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Jesus' Tomb Found in Israel, Filmmakers Claim

Blake de Pastino
National Geographic News
February 26, 2007
 
A tomb that once held the remains of Jesus of Nazareth—and those of his wife and son—has been found in a suburb of Jerusalem, said the makers of a controversial film in a press conference today.

The filmmakers base their claims on the study of ten ossuaries—stone boxes used to hold the bones of the dead—that were unearthed at an Israeli construction site in 1980.

Inscriptions on the boxes, in addition to DNA tests of tiny bits of tissue found inside, suggest that the cave was the final resting place of Jesus, his disciple Mary Magdalene, and their son, the filmmakers said.

The claims, if verified, could threaten key tenets of the Christian faith, most notably that Jesus never married or had children and that he was resurrected three days after his death.

"The evidence is compelling," said Jane Root, president of Discovery Channel, which will air the film on Sunday. "The consequences are enormous."

The 90-minute film, called The Lost Tomb of Jesus, was directed by journalist Simcha Jacobovici and produced by James Cameron, director of such Hollywood hits as Titanic.

The movie has already sparked criticism from archaeologists and clergy alike.

In a statement issued today, the Reverend Rob Schenck, president of the National Clergy Council, denounced the film's findings as "nothing more than a modern day circus sideshow."

"At worst, it is pure chicanery," he added.

Inscriptions and DNA

Thousands of ossuaries have been found in Jerusalem over the years. Hundreds were uncovered during the building boom the city experienced in the 1980s.

Like many such ceremonial boxes, the ones uncovered in 1980 in the suburb of Talpiot have been dated to 2,000 years ago. (See a time line of early Christian history.)

But the Talpiot ossuaries are different, the filmmakers said.

Six of the boxes are inscribed with names of prominent figures from the New Testament, they noted.

The inscriptions, written in ancient Aramaic, include "Jesus, son of Joseph;" "Maria," possibly referring to the mother of Jesus; "Mariamne," said to be the real name of Mary Magdalene; and "Judah, son of Jesus."

Scientists at Lakehead University in Ontario, Canada, conducted genetic tests on microscopic bits of material found in the boxes said to belong to Jesus and Mariamne.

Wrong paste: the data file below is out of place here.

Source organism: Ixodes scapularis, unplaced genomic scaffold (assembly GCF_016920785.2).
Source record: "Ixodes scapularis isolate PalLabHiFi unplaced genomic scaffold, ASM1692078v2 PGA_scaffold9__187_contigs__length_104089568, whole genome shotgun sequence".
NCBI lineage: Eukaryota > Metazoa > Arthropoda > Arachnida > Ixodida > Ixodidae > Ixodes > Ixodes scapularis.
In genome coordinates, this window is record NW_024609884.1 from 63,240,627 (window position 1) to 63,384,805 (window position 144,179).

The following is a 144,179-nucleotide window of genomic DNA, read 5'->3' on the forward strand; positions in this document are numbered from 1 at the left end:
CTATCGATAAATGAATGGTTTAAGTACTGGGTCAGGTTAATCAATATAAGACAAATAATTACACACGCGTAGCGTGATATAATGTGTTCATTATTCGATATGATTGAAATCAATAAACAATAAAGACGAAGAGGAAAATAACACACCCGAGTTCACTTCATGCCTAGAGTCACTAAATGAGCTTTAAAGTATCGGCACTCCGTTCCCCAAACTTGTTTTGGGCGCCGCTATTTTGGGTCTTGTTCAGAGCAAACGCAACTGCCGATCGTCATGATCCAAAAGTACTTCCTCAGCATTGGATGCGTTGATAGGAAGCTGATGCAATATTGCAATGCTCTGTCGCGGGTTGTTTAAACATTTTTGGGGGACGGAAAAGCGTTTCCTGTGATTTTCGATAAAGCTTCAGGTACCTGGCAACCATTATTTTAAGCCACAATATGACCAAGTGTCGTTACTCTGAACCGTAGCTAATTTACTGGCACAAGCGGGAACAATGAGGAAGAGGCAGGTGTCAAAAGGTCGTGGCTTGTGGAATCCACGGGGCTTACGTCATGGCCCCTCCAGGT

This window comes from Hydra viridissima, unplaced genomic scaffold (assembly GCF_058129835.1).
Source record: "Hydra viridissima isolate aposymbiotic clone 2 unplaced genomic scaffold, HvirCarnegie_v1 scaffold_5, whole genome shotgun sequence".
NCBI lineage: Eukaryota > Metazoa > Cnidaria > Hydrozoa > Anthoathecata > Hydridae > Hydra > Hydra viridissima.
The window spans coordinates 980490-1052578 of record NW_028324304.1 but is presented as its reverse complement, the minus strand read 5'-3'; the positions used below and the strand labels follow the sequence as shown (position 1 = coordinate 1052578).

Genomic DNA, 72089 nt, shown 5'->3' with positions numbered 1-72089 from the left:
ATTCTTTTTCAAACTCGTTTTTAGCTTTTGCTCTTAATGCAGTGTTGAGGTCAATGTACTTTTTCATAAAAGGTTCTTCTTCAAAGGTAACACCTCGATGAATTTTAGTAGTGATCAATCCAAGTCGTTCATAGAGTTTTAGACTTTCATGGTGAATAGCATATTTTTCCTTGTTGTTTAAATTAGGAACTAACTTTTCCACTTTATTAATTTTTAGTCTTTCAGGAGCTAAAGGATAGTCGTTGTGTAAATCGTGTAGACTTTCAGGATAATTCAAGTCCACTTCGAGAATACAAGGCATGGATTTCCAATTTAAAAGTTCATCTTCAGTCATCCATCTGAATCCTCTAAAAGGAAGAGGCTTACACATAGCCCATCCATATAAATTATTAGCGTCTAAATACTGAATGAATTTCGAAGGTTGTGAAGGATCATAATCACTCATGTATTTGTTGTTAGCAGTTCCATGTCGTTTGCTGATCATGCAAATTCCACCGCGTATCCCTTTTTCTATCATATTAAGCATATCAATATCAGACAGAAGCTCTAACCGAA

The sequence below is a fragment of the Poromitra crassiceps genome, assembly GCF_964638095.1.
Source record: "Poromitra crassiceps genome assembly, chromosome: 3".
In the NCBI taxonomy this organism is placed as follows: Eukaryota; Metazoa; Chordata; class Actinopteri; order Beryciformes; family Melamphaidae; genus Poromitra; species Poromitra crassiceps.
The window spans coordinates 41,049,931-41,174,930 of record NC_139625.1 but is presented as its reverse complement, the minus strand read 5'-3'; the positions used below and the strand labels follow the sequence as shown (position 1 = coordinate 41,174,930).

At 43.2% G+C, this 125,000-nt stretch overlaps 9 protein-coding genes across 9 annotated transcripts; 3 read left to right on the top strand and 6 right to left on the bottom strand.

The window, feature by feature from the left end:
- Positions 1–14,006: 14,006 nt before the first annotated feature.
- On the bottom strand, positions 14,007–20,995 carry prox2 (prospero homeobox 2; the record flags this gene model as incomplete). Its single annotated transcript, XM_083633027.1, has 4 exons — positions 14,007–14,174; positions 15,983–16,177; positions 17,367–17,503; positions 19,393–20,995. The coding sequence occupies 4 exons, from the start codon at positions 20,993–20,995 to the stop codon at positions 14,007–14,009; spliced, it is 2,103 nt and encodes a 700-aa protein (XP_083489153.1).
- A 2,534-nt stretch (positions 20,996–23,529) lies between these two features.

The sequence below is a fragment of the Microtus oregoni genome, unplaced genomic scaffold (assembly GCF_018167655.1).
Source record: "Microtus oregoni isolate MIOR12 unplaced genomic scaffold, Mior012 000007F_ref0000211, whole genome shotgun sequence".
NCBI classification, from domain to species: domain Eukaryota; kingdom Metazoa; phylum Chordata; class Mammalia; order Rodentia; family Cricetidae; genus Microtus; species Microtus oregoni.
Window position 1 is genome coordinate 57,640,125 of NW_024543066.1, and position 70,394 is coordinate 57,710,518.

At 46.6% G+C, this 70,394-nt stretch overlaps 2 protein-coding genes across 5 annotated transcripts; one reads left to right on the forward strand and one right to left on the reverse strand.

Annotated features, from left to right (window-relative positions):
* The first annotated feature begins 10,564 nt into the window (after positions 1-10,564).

Results showed that the two were not related by blood.

Assuming that the cave was devoted to the remains of a single family, in keeping with ancient custom, this finding suggests that Jesus and Mariamne were spouses, the filmmakers said.

"The forensic archaeologist concluded that they were husband and wife," Jacobovici said.

Skeptics, however, counter that the evidence is too circumstantial to support the film's contentious claims.

Amos Kloner, the first archaeologist to examine to Talpiot tomb, refutes the film's theory, saying that the names inscribed on the boxes are not as significant as the filmmakers suggest.

"The names on the caskets are the most common names found among Jews at the time," Kloner told the Associated Press.

"[Talpiot] was an ordinary, middle-class Jerusalem burial cave," he added.

Critics might also question the filmmaker's further suggestion that the cave may be the source of the disputed "James ossuary."

That ceremonial box sparked controversy in 2003 when its inscription—"James, brother of Jesus"—was found to have been faked. (Read "'Jesus Box' Is a Fake, Israeli Experts Rule" [June 18, 2003].)

Jacobovici, the film's director, said further investigation may show that the James ossuary came from the Talpiot cave, which could support his team's theory that the tomb is that of Jesus' extended family.

"If that [box] can be traced definitively to this tomb, then there could be no question that this could be the tomb of Jesus of Nazareth and his family," Jacobovici said. "So the science has to go on."

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